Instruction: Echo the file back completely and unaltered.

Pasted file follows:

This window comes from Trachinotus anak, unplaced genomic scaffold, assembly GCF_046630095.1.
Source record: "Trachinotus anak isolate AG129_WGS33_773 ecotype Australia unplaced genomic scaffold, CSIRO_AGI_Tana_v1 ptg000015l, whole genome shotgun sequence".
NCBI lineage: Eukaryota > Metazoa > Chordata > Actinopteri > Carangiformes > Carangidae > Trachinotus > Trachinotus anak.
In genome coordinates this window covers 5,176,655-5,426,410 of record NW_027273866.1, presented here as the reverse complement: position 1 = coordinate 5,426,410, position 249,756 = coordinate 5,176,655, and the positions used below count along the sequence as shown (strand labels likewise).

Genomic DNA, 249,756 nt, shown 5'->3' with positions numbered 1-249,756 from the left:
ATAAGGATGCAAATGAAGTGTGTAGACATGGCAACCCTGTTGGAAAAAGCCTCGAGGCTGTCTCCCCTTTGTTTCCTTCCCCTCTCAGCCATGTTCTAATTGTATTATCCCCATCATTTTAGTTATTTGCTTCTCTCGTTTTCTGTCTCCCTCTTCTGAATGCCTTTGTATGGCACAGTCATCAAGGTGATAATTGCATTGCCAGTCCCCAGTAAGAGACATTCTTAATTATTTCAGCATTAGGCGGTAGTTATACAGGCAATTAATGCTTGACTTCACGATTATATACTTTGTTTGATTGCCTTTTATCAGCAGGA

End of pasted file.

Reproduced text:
This window comes from Trachinotus anak, unplaced genomic scaffold, assembly GCF_046630095.1.
Source record: "Trachinotus anak isolate AG129_WGS33_773 ecotype Australia unplaced genomic scaffold, CSIRO_AGI_Tana_v1 ptg000015l, whole genome shotgun sequence".
NCBI lineage: Eukaryota > Metazoa > Chordata > Actinopteri > Carangiformes > Carangidae > Trachinotus > Trachinotus anak.
In genome coordinates this window covers 5,176,655-5,426,410 of record NW_027273866.1, presented here as the reverse complement: position 1 = coordinate 5,426,410, position 249,756 = coordinate 5,176,655, and the positions used below count along the sequence as shown (strand labels likewise).

Genomic DNA, 249,756 nt, shown 5'->3' with positions numbered 1-249,756 from the left:
ATAAGGATGCAAATGAAGTGTGTAGACATGGCAACCCTGTTGGAAAAAGCCTCGAGGCTGTCTCCCCTTTGTTTCCTTCCCCTCTCAGCCATGTTCTAATTGTATTATCCCCATCATTTTAGTTATTTGCTTCTCTCGTTTTCTGTCTCCCTCTTCTGAATGCCTTTGTATGGCACAGTCATCAAGGTGATAATTGCATTGCCAGTCCCCAGTAAGAGACATTCTTAATTATTTCAGCATTAGGCGGTAGTTATACAGGCAATTAATGCTTGACTTCACGATTATATACTTTGTTTGATTGCCTTTTATCAGCAGGA